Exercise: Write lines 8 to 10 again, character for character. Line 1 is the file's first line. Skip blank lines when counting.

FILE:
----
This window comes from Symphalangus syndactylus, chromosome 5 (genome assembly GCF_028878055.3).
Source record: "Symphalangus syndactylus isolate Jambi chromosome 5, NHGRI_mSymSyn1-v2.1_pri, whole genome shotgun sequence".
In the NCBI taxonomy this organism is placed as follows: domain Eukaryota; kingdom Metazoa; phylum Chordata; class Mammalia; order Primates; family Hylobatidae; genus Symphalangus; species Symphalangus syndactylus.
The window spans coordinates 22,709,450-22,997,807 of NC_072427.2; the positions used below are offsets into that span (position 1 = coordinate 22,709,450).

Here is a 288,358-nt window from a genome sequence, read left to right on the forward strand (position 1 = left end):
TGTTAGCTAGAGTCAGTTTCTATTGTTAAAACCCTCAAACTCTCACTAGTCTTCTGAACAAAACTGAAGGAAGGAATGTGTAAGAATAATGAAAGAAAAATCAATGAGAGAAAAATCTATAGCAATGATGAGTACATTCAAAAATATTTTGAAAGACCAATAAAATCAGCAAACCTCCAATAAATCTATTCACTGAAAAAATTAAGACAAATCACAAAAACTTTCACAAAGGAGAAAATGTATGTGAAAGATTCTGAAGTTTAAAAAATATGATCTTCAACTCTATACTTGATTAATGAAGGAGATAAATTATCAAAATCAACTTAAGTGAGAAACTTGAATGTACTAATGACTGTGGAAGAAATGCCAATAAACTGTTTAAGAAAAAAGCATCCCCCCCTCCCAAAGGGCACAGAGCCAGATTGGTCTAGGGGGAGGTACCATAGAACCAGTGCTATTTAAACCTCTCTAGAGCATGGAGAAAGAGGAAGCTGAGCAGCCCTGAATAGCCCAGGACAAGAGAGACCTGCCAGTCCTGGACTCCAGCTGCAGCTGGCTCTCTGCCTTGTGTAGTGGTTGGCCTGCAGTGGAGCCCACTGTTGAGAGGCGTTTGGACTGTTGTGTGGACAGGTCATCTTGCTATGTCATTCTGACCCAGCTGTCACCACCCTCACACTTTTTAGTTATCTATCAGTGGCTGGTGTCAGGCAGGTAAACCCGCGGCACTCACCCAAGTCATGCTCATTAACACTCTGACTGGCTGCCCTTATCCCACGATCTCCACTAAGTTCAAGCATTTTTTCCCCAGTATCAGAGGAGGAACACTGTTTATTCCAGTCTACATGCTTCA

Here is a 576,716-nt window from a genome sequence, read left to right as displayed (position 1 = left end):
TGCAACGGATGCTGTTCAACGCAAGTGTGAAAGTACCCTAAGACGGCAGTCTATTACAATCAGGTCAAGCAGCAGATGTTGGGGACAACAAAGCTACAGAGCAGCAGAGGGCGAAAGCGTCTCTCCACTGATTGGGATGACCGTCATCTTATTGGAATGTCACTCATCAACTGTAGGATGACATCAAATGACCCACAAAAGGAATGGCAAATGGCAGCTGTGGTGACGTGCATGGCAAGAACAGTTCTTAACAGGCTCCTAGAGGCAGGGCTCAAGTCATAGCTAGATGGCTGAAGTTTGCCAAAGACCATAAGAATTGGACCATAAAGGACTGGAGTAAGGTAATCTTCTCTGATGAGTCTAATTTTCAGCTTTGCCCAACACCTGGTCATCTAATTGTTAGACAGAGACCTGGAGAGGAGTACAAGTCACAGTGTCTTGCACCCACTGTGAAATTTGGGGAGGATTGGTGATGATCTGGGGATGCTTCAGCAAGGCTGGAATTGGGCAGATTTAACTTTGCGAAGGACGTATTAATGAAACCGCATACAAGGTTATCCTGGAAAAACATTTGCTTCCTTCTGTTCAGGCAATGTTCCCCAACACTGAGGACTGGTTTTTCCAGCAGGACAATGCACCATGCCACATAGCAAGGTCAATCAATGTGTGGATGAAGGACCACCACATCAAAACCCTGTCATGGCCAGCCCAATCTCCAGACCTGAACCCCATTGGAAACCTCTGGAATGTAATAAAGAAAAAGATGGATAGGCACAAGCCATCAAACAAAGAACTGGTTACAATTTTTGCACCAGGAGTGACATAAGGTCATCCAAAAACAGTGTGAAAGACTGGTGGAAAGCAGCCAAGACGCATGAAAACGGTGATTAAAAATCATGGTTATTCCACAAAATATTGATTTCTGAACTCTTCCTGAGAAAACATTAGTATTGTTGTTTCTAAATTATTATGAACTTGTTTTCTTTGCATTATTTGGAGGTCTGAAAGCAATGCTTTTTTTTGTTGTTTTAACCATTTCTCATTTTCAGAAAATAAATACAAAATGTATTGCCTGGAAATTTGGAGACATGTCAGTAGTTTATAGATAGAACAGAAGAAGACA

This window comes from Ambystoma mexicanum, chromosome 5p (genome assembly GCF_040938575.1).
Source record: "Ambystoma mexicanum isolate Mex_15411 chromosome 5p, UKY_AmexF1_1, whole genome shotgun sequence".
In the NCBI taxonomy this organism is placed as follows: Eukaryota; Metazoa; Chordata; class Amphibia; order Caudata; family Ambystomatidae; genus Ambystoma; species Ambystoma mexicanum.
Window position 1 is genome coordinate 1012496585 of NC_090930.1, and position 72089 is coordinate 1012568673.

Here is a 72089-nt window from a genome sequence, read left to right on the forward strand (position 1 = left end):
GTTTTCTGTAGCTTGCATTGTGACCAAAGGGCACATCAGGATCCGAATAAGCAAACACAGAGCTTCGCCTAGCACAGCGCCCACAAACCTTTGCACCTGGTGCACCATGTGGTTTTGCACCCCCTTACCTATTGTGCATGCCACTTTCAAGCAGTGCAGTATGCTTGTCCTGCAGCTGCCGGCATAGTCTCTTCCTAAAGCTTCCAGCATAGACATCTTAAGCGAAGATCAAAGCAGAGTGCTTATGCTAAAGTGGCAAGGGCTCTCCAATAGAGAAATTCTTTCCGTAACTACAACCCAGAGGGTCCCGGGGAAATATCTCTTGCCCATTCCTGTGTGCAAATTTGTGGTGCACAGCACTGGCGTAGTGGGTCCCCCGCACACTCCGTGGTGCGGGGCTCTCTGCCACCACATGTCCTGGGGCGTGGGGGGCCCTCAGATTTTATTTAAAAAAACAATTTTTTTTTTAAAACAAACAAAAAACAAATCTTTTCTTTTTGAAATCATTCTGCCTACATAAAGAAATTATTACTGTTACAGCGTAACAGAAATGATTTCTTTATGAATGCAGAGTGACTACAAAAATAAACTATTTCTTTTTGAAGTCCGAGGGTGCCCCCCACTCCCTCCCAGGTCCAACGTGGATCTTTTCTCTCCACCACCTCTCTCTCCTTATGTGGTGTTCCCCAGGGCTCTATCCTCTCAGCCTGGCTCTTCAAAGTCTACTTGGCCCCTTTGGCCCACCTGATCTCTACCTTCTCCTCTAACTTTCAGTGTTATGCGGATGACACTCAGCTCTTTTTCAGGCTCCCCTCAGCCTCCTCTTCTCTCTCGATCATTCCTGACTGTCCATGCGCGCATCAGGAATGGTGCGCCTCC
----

TGCAACGGATGCTGTTCAACGCAAGTGTGAAAGTACCCTAAGACGGCAGTCTATTACAATCAGGTCAAGCAGCAGATGTTGGGGACAACAAAGCTACAGAGCAGCAGAGGGCGAAAGCGTCTCTCCACTGATTGGGATGACCGTCATCTTATTGGAATGTCACTCATCAACTGTAGGATGACATCAAATGACCCACAAAAGGAATGGCAAATGGCAGCTGTGGTGACGTGCATGGCAAGAACAGTTCTTAACAGGCTCCTAGAGGCAGGGCTCAAGTCATAGCTAGATGGCTGAAGTTTGCCAAAGACCATAAGAATTGGACCATAAAGGACTGGAGTAAGGTAATCTTCTCTGATGAGTCTAATTTTCAGCTTTGCCCAACACCTGGTCATCTAATTGTTAGACAGAGACCTGGAGAGGAGTACAAGTCACAGTGTCTTGCACCCACTGTGAAATTTGGGGAGGATTGGTGATGATCTGGGGATGCTTCAGCAAGGCTGGAATTGGGCAGATTTAACTTTGCGAAGGACGTATTAATGAAACCGCATACAAGGTTATCCTGGAAAAACATTTGCTTCCTTCTGTTCAGGCAATGTTCCCCAACACTGAGGACTGGTTTTTCCAGCAGGACAATGCACCATGCCACATAGCAAGGTCAATCAATGTGTGGATGAAGGACCACCACATCAAAACCCTGTCATGGCCAGCCCAATCTCCAGACCTGAACCCCATTGGAAACCTCTGGAATGTAATAAAGAAAAAGATGGATAGGCACAAGCCATCAAACAAAGAACTGGTTACAATTTTTGCACCAGGAGTGACATAAGGTCATCCAAAAACAGTGTGAAAGACTGGTGGAAAGCAGCCAAGACGCATGAAAACGGTGATTAAAAATCATGGTTATTCCACAAAATATTGATTTCTGAACTCTTCCTGAGAAAACATTAGTATTGTTGTTTCTAAATTATTATGAACTTGTTTTCTTTGCATTATTTGGAGGTCTGAAAGCAATGCTTTTTTTTGTTGTTTTAACCATTTCTCATTTTCAGAAAATAAATACAAAATGTATTGCCTGGAAATTTGGAGACATGTCAGTAGTTTATAGATAGAACAGAAGAAGACA

This window comes from Ambystoma mexicanum, chromosome 5p (genome assembly GCF_040938575.1).
Source record: "Ambystoma mexicanum isolate Mex_15411 chromosome 5p, UKY_AmexF1_1, whole genome shotgun sequence".